2
$\begingroup$

A basic question about Koszul homology from Matsumura's Commutative Ring Theory

In Theorem 16.5(ii) it is assumed that $(A,m)$ is a local ring and $x_1,\ldots,x_n \in m$, and $M$ is a finite $A$-module. Then it is claimed without much explanation that the Koszul homology groups $H_p(X,M)$ are finite $A$-modules for all $p$. Why is this so obviously true?

$\endgroup$
2
$\begingroup$

If $A$ is Noetherian, then this is indeed obvious: the homology group $H_p(X,M)$ is defined as $\ker g/\operatorname{im}f$ for certain maps $$M^i\stackrel{f}\to M^j\stackrel{g}\to M^k$$ and certain $i,j,k\in\mathbb{N}$. Since $M$ is finitely generated, so is $M^j$, and thus so is $\ker g$ since $A$ is Noetherian, and thus so is $H_p(X,M)$.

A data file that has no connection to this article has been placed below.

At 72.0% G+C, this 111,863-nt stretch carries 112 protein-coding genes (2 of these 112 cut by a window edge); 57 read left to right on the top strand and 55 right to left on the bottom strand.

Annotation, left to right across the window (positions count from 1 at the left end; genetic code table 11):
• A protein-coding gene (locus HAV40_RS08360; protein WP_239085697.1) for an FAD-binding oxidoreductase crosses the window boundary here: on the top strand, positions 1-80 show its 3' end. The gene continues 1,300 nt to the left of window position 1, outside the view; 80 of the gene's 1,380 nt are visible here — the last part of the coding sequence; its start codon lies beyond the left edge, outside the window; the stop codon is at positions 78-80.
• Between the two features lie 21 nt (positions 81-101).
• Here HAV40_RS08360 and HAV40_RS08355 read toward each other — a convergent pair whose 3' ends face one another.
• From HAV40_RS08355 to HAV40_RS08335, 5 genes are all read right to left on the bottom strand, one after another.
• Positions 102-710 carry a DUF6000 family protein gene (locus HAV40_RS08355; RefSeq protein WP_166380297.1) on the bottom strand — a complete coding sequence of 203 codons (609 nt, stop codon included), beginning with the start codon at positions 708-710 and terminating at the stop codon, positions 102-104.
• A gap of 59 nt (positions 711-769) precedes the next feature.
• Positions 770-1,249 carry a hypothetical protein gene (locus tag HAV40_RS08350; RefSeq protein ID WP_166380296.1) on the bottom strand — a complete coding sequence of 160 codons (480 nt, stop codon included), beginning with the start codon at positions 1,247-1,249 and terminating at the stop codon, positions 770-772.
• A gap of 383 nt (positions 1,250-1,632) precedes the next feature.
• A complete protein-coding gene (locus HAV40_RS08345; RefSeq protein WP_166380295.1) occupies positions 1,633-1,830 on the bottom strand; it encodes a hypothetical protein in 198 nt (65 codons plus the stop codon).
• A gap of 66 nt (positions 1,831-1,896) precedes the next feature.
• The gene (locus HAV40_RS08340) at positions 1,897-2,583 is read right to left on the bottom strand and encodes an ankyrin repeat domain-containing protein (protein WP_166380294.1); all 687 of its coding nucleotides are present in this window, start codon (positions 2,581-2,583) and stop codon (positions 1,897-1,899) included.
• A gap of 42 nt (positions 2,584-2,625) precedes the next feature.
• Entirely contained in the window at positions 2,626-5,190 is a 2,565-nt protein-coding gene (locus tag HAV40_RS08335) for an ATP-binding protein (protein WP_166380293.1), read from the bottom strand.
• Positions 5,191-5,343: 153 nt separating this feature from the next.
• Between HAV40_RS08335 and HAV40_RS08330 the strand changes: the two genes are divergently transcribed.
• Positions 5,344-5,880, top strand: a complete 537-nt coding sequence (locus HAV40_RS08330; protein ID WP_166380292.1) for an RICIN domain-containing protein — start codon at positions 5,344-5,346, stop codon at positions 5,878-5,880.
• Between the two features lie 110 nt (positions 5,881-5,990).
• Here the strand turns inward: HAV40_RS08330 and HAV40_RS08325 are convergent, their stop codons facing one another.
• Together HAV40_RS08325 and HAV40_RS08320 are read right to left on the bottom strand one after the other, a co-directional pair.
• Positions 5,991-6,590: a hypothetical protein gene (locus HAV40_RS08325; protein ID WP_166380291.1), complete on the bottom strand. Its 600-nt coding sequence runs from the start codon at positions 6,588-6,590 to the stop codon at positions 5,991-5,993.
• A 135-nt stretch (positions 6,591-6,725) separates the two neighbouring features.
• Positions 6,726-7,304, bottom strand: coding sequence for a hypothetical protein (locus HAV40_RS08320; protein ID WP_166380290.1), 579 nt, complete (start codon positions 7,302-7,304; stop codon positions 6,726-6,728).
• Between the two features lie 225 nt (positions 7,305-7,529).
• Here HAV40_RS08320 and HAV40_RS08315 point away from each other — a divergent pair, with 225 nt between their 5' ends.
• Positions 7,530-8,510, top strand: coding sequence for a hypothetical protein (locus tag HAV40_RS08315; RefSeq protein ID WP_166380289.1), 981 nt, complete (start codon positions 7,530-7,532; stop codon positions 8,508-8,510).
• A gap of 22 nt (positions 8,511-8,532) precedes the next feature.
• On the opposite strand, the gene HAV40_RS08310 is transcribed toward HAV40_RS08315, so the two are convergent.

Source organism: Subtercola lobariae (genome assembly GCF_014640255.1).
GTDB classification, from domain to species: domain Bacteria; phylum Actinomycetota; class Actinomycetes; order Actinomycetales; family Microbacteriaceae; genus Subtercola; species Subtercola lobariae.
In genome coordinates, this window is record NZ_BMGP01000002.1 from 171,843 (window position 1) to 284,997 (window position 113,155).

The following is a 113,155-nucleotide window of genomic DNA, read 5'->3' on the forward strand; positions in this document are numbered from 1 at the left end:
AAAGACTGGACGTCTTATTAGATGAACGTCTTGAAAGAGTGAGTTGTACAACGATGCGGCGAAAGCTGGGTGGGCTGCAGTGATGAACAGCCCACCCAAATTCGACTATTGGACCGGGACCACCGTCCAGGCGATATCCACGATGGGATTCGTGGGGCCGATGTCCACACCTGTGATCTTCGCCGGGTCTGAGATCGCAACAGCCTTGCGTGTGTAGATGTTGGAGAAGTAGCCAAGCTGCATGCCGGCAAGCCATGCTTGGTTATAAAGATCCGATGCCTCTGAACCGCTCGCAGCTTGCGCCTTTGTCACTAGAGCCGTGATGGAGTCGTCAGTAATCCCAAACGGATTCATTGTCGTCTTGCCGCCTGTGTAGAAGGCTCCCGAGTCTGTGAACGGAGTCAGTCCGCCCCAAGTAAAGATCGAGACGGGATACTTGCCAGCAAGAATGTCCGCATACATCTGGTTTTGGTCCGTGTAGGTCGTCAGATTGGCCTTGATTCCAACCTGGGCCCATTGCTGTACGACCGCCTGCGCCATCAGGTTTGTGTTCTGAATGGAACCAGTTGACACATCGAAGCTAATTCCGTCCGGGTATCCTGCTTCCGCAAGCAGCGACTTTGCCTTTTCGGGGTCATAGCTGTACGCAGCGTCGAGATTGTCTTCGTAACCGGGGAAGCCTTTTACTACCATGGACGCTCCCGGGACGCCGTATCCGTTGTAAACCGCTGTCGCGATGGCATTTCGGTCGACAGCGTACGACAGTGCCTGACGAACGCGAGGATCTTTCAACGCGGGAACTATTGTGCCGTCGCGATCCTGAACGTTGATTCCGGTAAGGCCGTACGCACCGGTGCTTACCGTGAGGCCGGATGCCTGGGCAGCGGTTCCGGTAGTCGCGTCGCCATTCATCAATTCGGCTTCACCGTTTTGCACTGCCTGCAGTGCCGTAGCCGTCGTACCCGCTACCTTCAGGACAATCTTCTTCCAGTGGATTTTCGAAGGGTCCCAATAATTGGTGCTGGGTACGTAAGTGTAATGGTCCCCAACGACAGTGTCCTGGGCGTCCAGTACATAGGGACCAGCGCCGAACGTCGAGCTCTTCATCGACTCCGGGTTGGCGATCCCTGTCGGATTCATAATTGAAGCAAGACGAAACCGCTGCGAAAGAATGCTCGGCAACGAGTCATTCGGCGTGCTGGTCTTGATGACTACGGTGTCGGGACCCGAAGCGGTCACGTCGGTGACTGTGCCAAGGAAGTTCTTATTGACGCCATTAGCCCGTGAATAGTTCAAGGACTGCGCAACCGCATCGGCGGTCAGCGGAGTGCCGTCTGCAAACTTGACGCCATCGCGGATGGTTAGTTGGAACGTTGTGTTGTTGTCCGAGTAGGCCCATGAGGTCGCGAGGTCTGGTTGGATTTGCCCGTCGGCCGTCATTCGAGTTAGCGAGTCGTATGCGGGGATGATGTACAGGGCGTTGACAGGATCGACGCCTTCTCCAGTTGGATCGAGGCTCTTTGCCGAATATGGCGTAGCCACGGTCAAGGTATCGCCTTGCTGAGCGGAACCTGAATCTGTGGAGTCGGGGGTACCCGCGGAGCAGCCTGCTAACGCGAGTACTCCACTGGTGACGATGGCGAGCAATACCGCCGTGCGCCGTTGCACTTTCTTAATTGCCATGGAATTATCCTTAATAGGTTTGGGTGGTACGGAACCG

If $A$ is not assumed to be Noetherian, then this is not true. For instance, $A$ could be $k[t_1,t_2,t_3,\dots]/(t_1,t_2,t_3,\dots)^2$ for a field $k$. Then for $M=A$, $n=1$, and $x_1=t_1$, the Koszul complex is just $$0\to A\stackrel{t_1}\to A\to 0.$$ So $H_1(X,A)$ is just the kernel of $t_1:A\to A$ which is the maximal ideal $(t_1,t_2,t_3,\dots)$, which is not finitely generated.

| cite | improve this answer | |
$\endgroup$

Your Answer

By clicking “Post Your Answer”, you agree to our terms of service, privacy policy and cookie policy

Not the answer you're looking for? Browse other questions tagged or ask your own question.